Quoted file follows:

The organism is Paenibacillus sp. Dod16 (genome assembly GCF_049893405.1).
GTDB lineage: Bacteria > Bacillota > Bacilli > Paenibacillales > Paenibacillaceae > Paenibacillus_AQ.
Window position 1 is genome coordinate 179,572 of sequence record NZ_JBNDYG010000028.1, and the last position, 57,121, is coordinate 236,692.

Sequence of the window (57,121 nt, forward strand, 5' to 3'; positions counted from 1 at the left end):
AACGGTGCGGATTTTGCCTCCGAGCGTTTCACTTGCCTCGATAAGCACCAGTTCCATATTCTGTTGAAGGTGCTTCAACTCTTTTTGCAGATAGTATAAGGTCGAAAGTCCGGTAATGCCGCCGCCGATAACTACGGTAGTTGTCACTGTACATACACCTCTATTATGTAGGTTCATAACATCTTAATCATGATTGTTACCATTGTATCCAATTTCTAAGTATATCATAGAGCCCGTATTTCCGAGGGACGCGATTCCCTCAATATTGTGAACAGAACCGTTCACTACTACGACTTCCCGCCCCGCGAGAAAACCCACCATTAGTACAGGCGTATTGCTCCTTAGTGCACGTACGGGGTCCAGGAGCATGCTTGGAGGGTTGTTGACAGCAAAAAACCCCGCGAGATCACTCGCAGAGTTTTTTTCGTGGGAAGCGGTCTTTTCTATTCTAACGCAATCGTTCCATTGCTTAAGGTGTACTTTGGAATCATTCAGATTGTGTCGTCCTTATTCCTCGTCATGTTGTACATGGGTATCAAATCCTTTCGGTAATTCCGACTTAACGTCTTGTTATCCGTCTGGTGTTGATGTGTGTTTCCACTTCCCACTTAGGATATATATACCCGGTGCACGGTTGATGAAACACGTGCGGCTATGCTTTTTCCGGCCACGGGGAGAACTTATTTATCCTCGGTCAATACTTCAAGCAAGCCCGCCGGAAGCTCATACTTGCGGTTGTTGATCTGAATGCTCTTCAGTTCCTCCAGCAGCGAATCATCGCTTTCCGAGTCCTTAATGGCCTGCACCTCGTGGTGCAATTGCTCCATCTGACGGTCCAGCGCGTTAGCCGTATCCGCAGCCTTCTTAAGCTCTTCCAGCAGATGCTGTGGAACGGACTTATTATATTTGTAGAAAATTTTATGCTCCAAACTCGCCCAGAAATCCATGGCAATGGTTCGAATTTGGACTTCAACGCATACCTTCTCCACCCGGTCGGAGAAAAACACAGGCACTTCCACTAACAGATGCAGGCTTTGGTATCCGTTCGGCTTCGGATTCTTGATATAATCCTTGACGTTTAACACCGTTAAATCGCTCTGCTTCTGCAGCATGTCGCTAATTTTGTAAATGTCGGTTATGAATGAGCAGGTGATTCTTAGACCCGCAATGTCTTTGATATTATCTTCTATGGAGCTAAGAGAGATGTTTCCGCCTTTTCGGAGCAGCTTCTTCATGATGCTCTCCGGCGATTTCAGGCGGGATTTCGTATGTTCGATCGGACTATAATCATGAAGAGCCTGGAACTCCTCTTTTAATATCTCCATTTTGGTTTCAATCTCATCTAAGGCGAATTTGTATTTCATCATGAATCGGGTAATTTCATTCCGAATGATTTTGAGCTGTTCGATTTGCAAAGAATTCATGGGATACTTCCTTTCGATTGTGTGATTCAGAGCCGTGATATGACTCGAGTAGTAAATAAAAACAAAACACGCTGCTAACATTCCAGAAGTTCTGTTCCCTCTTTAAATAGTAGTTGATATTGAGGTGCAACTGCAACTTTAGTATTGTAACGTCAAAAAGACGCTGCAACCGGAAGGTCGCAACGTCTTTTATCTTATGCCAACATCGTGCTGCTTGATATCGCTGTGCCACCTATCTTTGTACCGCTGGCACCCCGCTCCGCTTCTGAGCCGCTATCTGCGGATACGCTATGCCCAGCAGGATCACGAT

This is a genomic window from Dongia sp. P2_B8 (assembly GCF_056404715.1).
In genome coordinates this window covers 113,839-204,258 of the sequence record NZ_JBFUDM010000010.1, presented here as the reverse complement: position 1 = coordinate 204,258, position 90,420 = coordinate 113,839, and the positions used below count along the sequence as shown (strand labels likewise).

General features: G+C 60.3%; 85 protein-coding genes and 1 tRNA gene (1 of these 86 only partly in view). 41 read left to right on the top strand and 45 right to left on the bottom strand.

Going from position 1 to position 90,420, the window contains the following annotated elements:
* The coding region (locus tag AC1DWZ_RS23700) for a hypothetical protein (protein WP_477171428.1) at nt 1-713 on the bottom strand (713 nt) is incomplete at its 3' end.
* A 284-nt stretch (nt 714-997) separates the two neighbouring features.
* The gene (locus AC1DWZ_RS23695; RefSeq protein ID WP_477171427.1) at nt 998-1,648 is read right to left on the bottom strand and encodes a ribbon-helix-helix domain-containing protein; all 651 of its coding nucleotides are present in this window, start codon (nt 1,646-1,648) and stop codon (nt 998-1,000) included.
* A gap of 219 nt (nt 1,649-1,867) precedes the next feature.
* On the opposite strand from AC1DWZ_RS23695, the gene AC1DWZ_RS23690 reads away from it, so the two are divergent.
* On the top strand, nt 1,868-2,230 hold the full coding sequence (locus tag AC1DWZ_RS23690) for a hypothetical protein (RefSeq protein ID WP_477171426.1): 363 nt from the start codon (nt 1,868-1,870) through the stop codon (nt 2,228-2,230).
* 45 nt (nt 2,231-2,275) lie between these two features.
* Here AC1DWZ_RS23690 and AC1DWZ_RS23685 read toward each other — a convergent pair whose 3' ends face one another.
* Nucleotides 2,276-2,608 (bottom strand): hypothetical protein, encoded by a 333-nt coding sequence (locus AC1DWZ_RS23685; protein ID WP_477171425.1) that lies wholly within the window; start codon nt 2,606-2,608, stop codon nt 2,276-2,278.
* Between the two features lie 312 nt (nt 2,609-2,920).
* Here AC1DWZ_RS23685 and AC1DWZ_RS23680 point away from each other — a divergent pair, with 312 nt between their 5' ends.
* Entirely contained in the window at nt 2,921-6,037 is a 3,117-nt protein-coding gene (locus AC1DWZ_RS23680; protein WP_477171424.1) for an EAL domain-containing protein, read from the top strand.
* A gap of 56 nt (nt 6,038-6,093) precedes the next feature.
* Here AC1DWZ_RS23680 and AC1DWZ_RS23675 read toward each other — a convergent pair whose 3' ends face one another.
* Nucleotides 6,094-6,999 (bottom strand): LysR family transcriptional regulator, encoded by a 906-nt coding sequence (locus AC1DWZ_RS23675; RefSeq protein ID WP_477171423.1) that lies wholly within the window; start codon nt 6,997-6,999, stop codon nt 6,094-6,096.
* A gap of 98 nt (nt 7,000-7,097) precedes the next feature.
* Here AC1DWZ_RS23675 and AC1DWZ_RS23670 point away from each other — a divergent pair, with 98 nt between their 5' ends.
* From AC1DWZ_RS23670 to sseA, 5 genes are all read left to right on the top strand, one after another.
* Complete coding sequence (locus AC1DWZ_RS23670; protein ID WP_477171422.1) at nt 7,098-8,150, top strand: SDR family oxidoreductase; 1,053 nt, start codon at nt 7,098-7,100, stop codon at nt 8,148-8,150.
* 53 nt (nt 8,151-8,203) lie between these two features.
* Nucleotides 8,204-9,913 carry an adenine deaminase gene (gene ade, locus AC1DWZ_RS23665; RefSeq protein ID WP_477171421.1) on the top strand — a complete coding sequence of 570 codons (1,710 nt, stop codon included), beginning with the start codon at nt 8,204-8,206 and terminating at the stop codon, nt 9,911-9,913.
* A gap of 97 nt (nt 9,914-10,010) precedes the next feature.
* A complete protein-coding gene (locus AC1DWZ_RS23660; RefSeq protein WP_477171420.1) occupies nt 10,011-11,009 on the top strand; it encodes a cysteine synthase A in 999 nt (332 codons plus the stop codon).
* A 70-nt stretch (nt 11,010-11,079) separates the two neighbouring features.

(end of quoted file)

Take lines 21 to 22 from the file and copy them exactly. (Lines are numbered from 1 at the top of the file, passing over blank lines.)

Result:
* Entirely contained in the window at nt 2,921-6,037 is a 3,117-nt protein-coding gene (locus AC1DWZ_RS23680; protein WP_477171424.1) for an EAL domain-containing protein, read from the top strand.
* A gap of 56 nt (nt 6,038-6,093) precedes the next feature.